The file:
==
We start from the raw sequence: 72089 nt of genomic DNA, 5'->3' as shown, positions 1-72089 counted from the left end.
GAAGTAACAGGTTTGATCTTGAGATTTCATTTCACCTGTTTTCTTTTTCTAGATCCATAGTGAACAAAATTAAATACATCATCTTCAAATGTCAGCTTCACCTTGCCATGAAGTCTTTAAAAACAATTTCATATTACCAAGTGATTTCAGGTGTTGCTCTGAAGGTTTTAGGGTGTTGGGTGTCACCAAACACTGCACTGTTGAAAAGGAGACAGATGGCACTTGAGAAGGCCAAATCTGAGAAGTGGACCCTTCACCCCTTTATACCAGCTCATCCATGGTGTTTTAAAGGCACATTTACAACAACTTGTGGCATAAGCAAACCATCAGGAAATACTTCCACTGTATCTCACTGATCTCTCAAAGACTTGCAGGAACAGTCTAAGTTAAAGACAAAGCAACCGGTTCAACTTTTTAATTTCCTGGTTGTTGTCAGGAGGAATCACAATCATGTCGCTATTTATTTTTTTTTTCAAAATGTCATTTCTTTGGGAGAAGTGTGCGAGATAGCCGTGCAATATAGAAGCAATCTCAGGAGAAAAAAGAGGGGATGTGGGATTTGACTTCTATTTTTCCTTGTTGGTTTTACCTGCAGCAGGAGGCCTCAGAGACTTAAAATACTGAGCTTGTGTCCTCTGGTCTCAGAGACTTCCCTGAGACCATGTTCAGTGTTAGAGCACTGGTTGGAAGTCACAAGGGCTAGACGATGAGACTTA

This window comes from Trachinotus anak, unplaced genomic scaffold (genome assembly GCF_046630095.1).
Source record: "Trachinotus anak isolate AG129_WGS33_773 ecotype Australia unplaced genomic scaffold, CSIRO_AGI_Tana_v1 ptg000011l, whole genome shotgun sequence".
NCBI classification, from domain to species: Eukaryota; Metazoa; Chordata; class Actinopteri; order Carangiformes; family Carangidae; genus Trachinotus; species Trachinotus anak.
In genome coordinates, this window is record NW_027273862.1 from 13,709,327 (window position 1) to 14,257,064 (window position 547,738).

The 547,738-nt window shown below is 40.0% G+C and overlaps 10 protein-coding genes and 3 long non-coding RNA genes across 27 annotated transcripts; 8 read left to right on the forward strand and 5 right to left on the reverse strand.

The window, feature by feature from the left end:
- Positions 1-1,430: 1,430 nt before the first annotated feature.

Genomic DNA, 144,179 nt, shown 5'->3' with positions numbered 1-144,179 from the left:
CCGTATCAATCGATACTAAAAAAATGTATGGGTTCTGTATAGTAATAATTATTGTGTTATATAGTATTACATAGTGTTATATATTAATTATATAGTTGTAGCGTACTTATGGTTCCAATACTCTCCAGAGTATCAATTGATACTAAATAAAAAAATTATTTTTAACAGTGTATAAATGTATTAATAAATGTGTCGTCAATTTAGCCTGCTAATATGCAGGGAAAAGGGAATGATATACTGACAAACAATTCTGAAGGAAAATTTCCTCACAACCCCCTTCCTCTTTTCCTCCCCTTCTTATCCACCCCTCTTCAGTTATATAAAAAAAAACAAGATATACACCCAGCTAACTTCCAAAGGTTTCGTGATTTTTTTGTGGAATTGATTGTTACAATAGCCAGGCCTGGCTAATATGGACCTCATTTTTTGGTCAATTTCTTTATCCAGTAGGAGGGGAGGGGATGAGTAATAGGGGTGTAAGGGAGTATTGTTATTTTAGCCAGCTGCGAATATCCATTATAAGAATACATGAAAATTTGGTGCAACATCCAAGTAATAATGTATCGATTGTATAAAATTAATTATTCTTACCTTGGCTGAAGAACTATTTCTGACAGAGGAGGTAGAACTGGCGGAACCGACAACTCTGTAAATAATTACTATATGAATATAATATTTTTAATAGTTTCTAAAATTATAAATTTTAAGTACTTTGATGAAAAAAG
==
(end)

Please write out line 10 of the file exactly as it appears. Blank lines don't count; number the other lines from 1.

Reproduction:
Genomic DNA, 144,179 nt, shown 5'->3' with positions numbered 1-144,179 from the left: